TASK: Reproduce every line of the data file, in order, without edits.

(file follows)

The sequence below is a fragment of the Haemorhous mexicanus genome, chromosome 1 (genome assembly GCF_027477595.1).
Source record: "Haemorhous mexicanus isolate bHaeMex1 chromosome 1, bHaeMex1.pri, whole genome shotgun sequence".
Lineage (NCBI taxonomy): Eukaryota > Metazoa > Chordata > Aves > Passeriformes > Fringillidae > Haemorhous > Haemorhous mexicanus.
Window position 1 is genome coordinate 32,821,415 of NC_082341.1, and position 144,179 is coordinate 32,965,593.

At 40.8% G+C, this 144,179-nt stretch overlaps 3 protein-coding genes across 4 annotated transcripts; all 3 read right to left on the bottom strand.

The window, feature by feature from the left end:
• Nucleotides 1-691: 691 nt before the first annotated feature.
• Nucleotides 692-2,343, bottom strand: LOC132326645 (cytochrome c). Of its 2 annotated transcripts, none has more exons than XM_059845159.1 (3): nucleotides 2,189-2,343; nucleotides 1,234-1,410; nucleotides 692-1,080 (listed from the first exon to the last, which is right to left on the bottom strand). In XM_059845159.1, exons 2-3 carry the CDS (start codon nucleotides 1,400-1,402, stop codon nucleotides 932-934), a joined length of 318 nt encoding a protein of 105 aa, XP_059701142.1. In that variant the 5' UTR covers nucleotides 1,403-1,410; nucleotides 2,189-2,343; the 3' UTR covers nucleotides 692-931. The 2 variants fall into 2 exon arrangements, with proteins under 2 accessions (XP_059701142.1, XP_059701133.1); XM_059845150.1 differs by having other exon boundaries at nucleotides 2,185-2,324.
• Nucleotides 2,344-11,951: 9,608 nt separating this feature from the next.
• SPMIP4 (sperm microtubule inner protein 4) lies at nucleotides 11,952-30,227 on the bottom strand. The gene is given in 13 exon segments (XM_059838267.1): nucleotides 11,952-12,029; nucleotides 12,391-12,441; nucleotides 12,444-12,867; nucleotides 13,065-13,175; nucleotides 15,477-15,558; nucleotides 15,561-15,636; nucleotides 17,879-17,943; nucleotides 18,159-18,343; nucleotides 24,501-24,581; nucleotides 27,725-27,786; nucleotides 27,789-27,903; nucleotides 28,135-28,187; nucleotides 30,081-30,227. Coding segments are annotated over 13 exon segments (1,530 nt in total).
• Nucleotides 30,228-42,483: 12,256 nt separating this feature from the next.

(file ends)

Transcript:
The sequence below is a fragment of the Haemorhous mexicanus genome, chromosome 1 (genome assembly GCF_027477595.1).
Source record: "Haemorhous mexicanus isolate bHaeMex1 chromosome 1, bHaeMex1.pri, whole genome shotgun sequence".
Lineage (NCBI taxonomy): Eukaryota > Metazoa > Chordata > Aves > Passeriformes > Fringillidae > Haemorhous > Haemorhous mexicanus.
Window position 1 is genome coordinate 32,821,415 of NC_082341.1, and position 144,179 is coordinate 32,965,593.

At 40.8% G+C, this 144,179-nt stretch overlaps 3 protein-coding genes across 4 annotated transcripts; all 3 read right to left on the bottom strand.

The window, feature by feature from the left end:
• Nucleotides 1-691: 691 nt before the first annotated feature.
• Nucleotides 692-2,343, bottom strand: LOC132326645 (cytochrome c). Of its 2 annotated transcripts, none has more exons than XM_059845159.1 (3): nucleotides 2,189-2,343; nucleotides 1,234-1,410; nucleotides 692-1,080 (listed from the first exon to the last, which is right to left on the bottom strand). In XM_059845159.1, exons 2-3 carry the CDS (start codon nucleotides 1,400-1,402, stop codon nucleotides 932-934), a joined length of 318 nt encoding a protein of 105 aa, XP_059701142.1. In that variant the 5' UTR covers nucleotides 1,403-1,410; nucleotides 2,189-2,343; the 3' UTR covers nucleotides 692-931. The 2 variants fall into 2 exon arrangements, with proteins under 2 accessions (XP_059701142.1, XP_059701133.1); XM_059845150.1 differs by having other exon boundaries at nucleotides 2,185-2,324.
• Nucleotides 2,344-11,951: 9,608 nt separating this feature from the next.
• SPMIP4 (sperm microtubule inner protein 4) lies at nucleotides 11,952-30,227 on the bottom strand. The gene is given in 13 exon segments (XM_059838267.1): nucleotides 11,952-12,029; nucleotides 12,391-12,441; nucleotides 12,444-12,867; nucleotides 13,065-13,175; nucleotides 15,477-15,558; nucleotides 15,561-15,636; nucleotides 17,879-17,943; nucleotides 18,159-18,343; nucleotides 24,501-24,581; nucleotides 27,725-27,786; nucleotides 27,789-27,903; nucleotides 28,135-28,187; nucleotides 30,081-30,227. Coding segments are annotated over 13 exon segments (1,530 nt in total).
• Nucleotides 30,228-42,483: 12,256 nt separating this feature from the next.